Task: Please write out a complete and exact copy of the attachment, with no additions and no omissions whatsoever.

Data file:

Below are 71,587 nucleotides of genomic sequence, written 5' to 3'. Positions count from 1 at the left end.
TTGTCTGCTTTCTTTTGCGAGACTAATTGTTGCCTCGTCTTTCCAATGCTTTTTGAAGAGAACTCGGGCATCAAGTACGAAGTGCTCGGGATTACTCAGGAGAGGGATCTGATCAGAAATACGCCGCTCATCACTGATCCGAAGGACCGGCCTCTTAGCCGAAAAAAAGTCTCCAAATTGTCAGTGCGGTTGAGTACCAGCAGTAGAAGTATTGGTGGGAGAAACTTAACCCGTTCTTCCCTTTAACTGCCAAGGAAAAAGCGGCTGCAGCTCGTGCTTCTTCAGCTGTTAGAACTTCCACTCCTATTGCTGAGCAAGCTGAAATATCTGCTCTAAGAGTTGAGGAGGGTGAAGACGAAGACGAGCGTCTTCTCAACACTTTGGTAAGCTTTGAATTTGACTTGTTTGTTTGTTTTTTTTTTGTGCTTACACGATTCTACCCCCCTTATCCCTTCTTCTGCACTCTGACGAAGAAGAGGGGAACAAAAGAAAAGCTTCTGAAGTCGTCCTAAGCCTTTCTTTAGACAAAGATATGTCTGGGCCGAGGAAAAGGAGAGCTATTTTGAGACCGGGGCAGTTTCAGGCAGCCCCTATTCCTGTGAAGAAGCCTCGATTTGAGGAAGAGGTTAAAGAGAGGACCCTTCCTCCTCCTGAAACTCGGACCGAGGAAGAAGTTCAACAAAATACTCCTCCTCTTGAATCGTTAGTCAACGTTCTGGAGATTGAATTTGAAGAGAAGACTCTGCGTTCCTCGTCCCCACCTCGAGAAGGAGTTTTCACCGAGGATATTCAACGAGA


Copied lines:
Below are 71,587 nucleotides of genomic sequence, written 5' to 3'. Positions count from 1 at the left end.
TTGTCTGCTTTCTTTTGCGAGACTAATTGTTGCCTCGTCTTTCCAATGCTTTTTGAAGAGAACTCGGGCATCAAGTACGAAGTGCTCGGGATTACTCAGGAGAGGGATCTGATCAGAAATACGCCGCTCATCACTGATCCGAAGGACCGGCCTCTTAGCCGAAAAAAAGTCTCCAAATTGTCAGTGCGGTTGAGTACCAGCAGTAGAAGTATTGGTGGGAGAAACTTAACCCGTTCTTCCCTTTAACTGCCAAGGAAAAAGCGGCTGCAGCTCGTGCTTCTTCAGCTGTTAGAACTTCCACTCCTATTGCTGAGCAAGCTGAAATATCTGCTCTAAGAGTTGAGGAGGGTGAAGACGAAGACGAGCGTCTTCTCAACACTTTGGTAAGCTTTGAATTTGACTTGTTTGTTTGTTTTTTTTTTGTGCTTACACGATTCTACCCCCCTTATCCCTTCTTCTGCACTCTGACGAAGAAGAGGGGAACAAAAGAAAAGCTTCTGAAGTCGTCCTAAGCCTTTCTTTAGACAAAGATATGTCTGGGCCGAGGAAAAGGAGAGCTATTTTGAGACCGGGGCAGTTTCAGGCAGCCCCTATTCCTGTGAAGAAGCCTCGATTTGAGGAAGAGGTTAAAGAGAGGACCCTTCCTCCTCCTGAAACTCGGACCGAGGAAGAAGTTCAACAAAATACTCCTCCTCTTGAATCGTTAGTCAACGTTCTGGAGATTGAATTTGAAGAGAAGACTCTGCGTTCCTCGTCCCCACCTCGAGAAGGAGTTTTCACCGAGGATATTCAACGAGA